• Ekodi Investment = N$1,955,400.20
  •  PT Puye Trading = N$2,055,738.85
  • Ace Civil Electrical Works = N$2,206,444.05
  • Divers Investment = N$2,358,846.65
  • Sumseno Contracting = N$2,378,525.10
  • Namibia Products Investment = N$2,500,510.55
  • Enyangandja Investment = N$2,811,377.25
  • Rico Investment Trading = N$2,833,619.55
  • Depoli Trading Enterprises = N$2,847,854.76
  • Namalwa Trading = N$2,960,971.13
  • Prestige Trading = N$3,052,654.30
  • Pama Properties = N$3,564,434.50
  • Muno Trading = N$4,516,087
  • ETN Technical Services / Alugodhi Construction & Renovations JV = N$17,883,808.76.

 

This was a re-issue of same tender that closed on 13-Dec-18 (25 bids from N$1.9-m to N$4.8-m were published in Tender Bulletin 1282).

The award of this tender was never announced and it is not known whether any of the N$6.5-m was spent on construction, as voted in 2023/24, according to the development budget.

 

Approved in 2023 after supposedly starting in 2014/15

The Windhoek Observer reported in 2023 that the cabinet had given the green light for the construction of the Windhoek District Hospital to ease the burden currently on the Windhoek Central and the Katutura State hospitals.

The MHSS, Finance & Public Enterprises and the National Planning Commission were directed last year to mobilise financial resources for the construction of the new hospital [after it had already been listed on the development budget since 2014/15].

MHSS Executive Director, Ben Nangombe, said at the time a multi-interministerial technical committee, comprising the MHSS, the MFPE, the Ministry of Urban & Rural Development and the National Policy Commission has been formed to oversee the expedition of the district hospital.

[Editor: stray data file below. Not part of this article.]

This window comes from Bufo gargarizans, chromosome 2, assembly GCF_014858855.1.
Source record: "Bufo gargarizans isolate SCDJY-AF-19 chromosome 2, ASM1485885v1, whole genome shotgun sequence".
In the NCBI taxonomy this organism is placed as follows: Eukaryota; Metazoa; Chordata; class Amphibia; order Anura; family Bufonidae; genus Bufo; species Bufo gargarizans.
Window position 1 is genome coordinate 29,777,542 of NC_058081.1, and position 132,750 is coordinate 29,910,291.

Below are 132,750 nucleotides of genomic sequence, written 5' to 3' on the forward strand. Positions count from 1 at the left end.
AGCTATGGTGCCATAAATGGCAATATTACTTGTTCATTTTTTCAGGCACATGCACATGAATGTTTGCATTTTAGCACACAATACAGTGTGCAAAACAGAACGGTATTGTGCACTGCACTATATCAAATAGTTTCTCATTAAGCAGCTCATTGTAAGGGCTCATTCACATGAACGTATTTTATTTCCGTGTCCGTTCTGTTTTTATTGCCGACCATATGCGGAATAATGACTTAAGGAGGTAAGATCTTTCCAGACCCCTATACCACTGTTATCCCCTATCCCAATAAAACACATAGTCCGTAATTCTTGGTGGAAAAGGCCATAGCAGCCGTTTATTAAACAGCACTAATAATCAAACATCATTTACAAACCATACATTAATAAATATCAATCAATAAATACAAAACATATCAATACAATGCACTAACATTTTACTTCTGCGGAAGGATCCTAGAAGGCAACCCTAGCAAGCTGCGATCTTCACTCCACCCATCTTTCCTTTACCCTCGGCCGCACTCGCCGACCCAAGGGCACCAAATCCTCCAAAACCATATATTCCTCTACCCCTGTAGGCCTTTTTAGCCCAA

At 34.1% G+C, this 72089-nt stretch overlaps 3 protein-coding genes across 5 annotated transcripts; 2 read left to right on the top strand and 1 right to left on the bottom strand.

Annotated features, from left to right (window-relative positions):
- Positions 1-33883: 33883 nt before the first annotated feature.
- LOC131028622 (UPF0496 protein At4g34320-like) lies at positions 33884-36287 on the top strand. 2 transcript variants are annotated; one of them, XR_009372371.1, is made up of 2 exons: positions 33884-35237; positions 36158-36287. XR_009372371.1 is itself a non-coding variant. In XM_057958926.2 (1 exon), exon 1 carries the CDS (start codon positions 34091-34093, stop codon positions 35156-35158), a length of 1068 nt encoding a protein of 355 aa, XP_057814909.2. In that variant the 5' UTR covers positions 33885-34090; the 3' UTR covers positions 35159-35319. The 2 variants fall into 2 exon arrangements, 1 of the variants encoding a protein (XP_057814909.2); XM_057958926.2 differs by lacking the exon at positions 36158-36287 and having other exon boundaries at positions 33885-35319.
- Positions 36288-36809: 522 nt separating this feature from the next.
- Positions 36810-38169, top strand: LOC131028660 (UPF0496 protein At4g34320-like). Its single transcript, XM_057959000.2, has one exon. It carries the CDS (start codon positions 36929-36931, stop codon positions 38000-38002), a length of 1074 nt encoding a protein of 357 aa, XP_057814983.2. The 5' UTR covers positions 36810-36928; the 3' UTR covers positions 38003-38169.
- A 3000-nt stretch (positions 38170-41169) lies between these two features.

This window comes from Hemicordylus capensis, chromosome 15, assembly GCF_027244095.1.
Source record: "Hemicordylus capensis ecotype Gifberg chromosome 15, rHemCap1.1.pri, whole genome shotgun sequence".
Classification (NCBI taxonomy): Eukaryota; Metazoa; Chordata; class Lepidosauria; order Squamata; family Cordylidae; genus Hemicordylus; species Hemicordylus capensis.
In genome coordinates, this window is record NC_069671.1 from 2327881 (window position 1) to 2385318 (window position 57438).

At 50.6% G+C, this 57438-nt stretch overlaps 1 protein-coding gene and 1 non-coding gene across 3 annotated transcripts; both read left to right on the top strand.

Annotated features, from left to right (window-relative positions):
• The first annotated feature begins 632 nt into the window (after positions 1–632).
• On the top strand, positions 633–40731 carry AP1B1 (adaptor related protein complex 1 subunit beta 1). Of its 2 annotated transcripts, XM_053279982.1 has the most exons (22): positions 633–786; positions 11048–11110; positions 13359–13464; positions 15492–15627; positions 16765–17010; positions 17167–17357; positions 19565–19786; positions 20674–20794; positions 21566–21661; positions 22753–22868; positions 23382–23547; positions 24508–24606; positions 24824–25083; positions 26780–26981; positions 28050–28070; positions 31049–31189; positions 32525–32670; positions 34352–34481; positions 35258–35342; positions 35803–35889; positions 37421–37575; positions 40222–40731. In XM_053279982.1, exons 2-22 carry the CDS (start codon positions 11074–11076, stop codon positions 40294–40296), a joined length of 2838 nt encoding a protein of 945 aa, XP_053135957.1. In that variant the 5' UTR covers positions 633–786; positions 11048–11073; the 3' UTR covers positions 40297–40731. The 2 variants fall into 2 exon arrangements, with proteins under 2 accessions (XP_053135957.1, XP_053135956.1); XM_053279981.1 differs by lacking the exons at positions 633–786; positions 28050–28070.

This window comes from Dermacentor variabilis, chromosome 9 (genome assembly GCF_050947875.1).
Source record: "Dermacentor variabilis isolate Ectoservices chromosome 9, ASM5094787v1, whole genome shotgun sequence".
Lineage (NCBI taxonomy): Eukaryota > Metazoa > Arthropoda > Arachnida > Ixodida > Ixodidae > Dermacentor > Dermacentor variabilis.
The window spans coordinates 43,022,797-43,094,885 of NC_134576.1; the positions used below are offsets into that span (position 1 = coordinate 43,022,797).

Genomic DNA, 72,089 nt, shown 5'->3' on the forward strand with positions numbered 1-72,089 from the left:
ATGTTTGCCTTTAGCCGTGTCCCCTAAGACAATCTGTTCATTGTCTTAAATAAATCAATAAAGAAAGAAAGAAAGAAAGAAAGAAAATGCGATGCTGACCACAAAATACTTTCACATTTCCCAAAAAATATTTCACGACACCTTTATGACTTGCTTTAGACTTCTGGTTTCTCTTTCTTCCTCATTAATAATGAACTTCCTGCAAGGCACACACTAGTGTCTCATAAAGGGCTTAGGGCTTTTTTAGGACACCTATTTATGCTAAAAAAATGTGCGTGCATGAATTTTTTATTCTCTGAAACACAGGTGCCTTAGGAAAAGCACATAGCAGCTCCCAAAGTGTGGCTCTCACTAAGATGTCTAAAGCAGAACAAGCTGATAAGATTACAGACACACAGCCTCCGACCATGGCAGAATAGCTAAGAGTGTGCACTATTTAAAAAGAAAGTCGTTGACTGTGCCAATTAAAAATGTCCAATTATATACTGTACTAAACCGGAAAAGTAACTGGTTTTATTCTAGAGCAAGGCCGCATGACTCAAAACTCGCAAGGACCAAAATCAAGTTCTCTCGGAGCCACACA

“We are in the process of finalising the feasibility study; these are formalities which must be undertaken, the project will go ahead and work is already underway”, said Nangombe.

The planned construction of the Khomas District Hospital was initiated in 2017 and was envisaged to be constructed in 2019, but construction was put on hold due to a lack of funds (Windhoek Observer 26-Jun-23).

 

The project’s history

The Tender Bulletin’s database of development projects traces the entire budgetary history of this project before 2024/25:

When project 13/04/2 for the Khomas District Hospital was first listed as new in 2014/15 under NPC code 18866, the aim was to purchase land and conduct a feasibility study for the construction a functional community hospital. The project total was then estimated at N$13.088-m, with N$7-m voted.

  • Activities for 2015/16 were described as “solve land issue first” then start with documentation, with the total escalating to N$125.5-m (N$58-m balance to completion) and N$3.5-m supposedly spent after the N$10.5-m voted was reduced midyear by N$7-m.
  • In 2016/17 the hospital was to be built in Samora Machel, with N$5-m voted for documentation, all of which was suspended midyear on the N$77.3-m total with N$46.775-m balance to completion.
  • In 2017/18, N$5-m was again voted for ‘documentation’, with no midyear revisions reported on the greatly reduced total of N$37.57-m and only N$8.17-m balance to completion.
  • In 2018/19 the project total was N$40.9-m with only N$900,000 balance, N$10-m voted reduced to N$3-m midyear, also for ‘documentation’.